Early postnatal dexamethasone treatment and increased incidence of cerebral palsy

E. S. Shinwell, S. Dollberg, E. Arbel, M. Goldberg, I. Gur, N. Naor, L. Sirota, S. Mogilner, A. Zaritsky, M. Barak, E. Gottfried, M. Karplus, D. Reich, Z. Weintraub, S. Blazer, D. Bader, S. Yurman, T. Dolfin, A. Kogan

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Objective - To study the long term neurodevelopmental outcome of children who participated in a randomised, double blind, placebo controlled study of early postnatal dexamethasone treatment for prevention of chronic lung disease. Methods - The original study compared a three day course of dexamethasone (n = 132) with a saline placebo (n = 116) administered from before 12 hours of age in preterm infants, who were ventilated for respiratory distress syndrome and had received surfactant treatment. Dexamethasone treatment was associated with an increased incidence of hypertension, hyperglycaemia, and gastrointestinal haemorrhage and no reduction in either the incidence or severity of chronic lung disease or mortality. A total of 195 infants survived to discharge and five died later. Follow up data were obtained on 159 of 190 survivors at a mean (SD) age of 53 (18) months. Results - No differences were found between the groups in terms of perinatal or neonatal course, antenatal steroid administration, severity of initial disease, or major neonatal morbidity. Dexamethasone treated children had a significantly higher incidence of cerebral palsy than those receiving placebo (39/80 (49%) v 12/79 (15%) respectively; odds ratio (OR) 4.62, 95% confidence interval (95% CI) 2.38 to 8.98). The most common form of cerebral palsy was spastic diplegia (incidence 22/80 (28%) v 5/79 (6%) in dexamethasone and placebo treated infants respectively; OR 4.45, 95% CI 1.95 to 10.15). Developmental delay was significantly more common in the dexamethasone treated group (44/80 (55%)) than in the placebo treated group (23/79 (29%); OR 2.87, 95% CI 1.53 to 5.38). Dexamethasone treated infants had more periventricular leucomalacia and less intraventricular haemorrhage in the neonatal period than those in the placebo group, although these differences were not statistically significant. Eleven children with cerebral palsy had normal ultrasound scans in the neonatal period; all 11 had received dexamethasone. Logistic regression analysis showed both periventricular leucomalacia and drug assignment to dexamethasone to be highly significant predictors of abnormal neurological outcome. Conclusions - A three day course of dexamethasone administered shortly after birth in preterm infants with respiratory distress syndrome is associated with a significantly increased incidence of cerebral palsy and developmental delay.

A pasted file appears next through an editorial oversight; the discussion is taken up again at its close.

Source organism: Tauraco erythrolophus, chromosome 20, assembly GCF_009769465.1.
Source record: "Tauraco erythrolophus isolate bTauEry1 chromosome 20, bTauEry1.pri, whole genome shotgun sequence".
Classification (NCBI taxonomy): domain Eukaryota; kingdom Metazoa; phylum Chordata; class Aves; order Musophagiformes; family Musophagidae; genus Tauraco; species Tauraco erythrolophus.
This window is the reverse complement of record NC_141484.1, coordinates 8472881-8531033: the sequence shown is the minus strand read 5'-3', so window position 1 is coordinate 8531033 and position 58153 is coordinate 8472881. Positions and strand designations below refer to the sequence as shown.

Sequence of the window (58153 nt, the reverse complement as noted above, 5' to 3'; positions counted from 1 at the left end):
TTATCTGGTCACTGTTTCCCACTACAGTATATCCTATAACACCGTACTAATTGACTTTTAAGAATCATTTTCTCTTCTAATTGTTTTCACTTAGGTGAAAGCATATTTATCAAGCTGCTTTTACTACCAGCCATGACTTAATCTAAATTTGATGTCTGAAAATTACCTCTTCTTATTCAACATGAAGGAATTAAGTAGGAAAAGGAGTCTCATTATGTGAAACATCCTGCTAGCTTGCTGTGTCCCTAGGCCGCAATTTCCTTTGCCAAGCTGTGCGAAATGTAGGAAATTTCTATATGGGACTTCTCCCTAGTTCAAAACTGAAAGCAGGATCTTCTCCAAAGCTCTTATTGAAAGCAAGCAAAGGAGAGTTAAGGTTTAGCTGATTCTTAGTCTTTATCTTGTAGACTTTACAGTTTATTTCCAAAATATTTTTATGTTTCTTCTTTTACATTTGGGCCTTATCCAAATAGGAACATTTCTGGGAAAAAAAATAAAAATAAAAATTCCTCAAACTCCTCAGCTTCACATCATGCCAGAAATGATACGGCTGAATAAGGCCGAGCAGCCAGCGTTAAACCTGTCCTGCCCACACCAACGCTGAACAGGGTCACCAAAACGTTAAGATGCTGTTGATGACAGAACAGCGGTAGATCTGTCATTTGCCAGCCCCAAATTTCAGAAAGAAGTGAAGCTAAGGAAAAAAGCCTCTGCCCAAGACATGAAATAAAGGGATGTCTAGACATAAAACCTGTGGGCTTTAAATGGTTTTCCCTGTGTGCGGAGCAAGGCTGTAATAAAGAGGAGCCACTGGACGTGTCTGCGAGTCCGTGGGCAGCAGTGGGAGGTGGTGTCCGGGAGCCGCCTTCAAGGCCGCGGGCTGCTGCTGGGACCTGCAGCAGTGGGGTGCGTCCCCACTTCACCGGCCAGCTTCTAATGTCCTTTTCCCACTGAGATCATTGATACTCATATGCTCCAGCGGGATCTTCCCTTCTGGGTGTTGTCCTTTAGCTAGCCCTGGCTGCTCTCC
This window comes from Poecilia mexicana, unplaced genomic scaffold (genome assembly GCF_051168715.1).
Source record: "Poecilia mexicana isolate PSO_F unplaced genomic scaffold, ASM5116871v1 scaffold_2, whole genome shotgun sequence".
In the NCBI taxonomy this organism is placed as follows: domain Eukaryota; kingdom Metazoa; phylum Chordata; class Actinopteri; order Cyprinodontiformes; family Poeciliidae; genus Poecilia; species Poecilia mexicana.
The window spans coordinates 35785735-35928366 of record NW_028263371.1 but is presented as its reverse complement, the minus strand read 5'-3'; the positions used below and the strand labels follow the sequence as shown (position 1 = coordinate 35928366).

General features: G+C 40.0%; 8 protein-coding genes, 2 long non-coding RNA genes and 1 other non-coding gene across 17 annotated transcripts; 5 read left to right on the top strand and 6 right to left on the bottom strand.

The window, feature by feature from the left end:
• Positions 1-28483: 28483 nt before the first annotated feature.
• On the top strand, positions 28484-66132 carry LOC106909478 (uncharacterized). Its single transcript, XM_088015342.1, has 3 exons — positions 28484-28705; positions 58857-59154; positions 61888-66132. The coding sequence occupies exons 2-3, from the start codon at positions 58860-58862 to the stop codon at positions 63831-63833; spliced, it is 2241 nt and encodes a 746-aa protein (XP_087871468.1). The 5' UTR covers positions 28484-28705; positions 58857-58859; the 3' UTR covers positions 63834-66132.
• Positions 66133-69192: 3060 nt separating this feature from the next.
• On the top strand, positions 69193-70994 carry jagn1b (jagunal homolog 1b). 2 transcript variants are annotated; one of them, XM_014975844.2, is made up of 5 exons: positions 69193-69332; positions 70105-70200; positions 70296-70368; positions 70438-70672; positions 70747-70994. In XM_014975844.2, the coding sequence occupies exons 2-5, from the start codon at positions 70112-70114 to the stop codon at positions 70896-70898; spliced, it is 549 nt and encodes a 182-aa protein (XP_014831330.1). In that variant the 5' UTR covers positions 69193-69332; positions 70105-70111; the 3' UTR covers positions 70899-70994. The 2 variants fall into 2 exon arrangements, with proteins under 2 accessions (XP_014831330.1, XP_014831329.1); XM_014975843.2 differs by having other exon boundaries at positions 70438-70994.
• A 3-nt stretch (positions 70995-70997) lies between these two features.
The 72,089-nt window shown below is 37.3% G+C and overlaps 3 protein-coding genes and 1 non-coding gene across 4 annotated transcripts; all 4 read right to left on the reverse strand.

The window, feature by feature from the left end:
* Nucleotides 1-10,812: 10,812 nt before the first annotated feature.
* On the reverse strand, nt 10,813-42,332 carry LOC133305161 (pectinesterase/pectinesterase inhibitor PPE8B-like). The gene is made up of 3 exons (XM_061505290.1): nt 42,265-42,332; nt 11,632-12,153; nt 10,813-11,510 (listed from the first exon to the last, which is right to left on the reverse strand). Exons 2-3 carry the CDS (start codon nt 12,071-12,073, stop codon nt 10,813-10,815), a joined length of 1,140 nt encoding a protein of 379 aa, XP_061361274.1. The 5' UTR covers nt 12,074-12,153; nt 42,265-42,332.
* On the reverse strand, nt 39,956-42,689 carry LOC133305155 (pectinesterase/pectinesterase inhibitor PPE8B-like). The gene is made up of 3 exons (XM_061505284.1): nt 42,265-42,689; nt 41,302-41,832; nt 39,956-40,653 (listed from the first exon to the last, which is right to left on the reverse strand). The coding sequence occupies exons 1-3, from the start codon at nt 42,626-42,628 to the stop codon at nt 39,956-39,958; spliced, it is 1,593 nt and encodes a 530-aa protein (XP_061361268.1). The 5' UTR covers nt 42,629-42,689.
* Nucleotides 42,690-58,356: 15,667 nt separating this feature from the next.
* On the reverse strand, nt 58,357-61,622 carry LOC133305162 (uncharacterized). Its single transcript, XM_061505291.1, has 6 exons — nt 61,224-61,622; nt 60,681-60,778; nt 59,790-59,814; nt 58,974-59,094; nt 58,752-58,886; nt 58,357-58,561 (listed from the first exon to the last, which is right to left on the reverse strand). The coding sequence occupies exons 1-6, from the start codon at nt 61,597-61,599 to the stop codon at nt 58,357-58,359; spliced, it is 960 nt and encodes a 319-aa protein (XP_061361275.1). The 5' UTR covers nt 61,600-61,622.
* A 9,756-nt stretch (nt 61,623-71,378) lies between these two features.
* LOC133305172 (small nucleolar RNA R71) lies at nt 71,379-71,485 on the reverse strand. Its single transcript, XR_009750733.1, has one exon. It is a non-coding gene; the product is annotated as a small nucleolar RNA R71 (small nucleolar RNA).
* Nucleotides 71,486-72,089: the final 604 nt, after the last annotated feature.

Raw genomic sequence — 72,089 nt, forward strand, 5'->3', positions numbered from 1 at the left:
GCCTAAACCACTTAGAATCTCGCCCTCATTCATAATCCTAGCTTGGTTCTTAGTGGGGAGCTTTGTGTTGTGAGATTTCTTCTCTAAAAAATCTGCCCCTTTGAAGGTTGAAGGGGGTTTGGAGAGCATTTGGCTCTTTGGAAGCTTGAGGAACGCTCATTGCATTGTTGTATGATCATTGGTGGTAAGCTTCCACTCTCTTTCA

Original languageEnglish
Pages (from-to)F177-F181
JournalArchives of Disease in Childhood: Fetal and Neonatal Edition
Issue number3
StatePublished - 2000
Externally publishedYes


  • Bronchopulmonary dysplasia
  • Cerebral palsy
  • Chronic lung disease
  • Dexamethasone
  • Steroids


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